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PM Thaci's Party Wins in Kosovo

  • Henry Ridgwell

Election officials arrange ballot boxes at a counting center in Kosovo Polje, Dec 13, 2010

Election officials arrange ballot boxes at a counting center in Kosovo Polje, Dec 13, 2010

Incumbent Prime Minister Hashim Thaci's Democratic Party of Kosovo has won the country's first parliamentary elections since it declared independence from Serbia nearly three years ago. Mr. Thaci's challenge now is to form a coalition government in the 120-member parliament to tackle the challenges that lie ahead.

The official election results came late on Monday evening.

Valdete Daka, the president of the Central Election Commission announced that incumbent Prime Minister Hashim Thaci's Democratic Party of Kosovo had won with 33.5 percent of the vote. The Democratic League of Kosovo, led by Isa Mustafa, received 23.6 percent of the ballots cast.

The Democratic Party's inability to win an outright majority means that Mr. Thaci will need to form a coalition government with his party's rivals.

That won't be easy, says political analyst Krenar Gashi of the Kosovo Institute for Policy Research and Development.

"Prime Minister Thaci and his Democratic Party of Kosovo managed to get the first position and will probably be the party to get the first mandate to form the government. However the second, the third and the fourth party have openly declared that they don't want to enter any coalition with Prime Minister Thaci," said Gashi.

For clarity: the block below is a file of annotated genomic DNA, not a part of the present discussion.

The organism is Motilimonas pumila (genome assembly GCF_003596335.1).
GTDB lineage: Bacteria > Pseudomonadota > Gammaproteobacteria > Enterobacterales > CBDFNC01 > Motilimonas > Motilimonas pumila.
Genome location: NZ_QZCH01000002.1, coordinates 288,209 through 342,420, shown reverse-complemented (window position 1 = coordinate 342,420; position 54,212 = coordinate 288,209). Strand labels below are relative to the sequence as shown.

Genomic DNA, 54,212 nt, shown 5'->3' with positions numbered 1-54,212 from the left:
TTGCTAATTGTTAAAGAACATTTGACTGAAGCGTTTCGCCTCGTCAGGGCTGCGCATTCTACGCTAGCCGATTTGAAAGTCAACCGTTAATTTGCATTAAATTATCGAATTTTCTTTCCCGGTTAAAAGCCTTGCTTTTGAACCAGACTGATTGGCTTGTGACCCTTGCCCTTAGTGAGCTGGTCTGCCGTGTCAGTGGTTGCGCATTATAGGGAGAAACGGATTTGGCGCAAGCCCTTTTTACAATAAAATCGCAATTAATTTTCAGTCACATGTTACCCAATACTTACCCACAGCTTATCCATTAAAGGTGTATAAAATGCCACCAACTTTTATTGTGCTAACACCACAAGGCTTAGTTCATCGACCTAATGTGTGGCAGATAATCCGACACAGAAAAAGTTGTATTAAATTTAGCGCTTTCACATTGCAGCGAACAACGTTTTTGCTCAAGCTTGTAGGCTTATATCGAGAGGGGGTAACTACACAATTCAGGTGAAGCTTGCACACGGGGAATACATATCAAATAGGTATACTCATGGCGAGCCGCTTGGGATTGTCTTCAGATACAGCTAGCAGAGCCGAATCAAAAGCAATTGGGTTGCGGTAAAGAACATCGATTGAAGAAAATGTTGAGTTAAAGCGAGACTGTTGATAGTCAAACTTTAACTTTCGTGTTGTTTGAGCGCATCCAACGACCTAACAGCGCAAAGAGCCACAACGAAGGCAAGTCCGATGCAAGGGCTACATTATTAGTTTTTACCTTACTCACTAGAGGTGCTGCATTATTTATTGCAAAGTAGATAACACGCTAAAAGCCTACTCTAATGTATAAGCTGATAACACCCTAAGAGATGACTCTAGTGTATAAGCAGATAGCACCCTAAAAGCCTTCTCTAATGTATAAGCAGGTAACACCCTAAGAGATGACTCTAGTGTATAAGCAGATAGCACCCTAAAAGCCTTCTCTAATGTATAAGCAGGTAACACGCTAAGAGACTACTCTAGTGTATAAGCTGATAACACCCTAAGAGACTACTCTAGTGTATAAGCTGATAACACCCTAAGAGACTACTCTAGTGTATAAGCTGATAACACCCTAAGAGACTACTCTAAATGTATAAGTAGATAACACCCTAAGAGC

Opposition parties are claiming election fraud and demanding a re-vote after a 95 percent turnout was reported in two districts. But across Kosovo, E.U. observers say they generally are happy with the way the election was conducted.

Kristina Herodes is judicial spokeswoman for the E.U. rule of law mission in Kosovo. "The security situation was calm and quiet. There were some incidents, but not major ones. We had around 500 police officers ready if something happened . But fortunately, nothing happened," she said.

Analysts say the biggest apparent election flaw was the boycott of the vote by ethnic Serbs in the north. Belgrade has refused to recognized Kosovo's independence since it broke away from Serbia.

Political analyst Krenar Gashi said, "It's very significant. For the first time, Serbia openly expressed its ambition for the partition of Kosovo and this is now slowly becoming the official policy of the Belgrade government."

Prime Minister Thaci has repeatedly stated his desire for Kosovo to join the European Union. If he is to achieve that goal, analysts say Mr. Thaci needs to show E.U. observers that he has the authority to prevent Kosovo breaking apart and erupting into ethnic violence.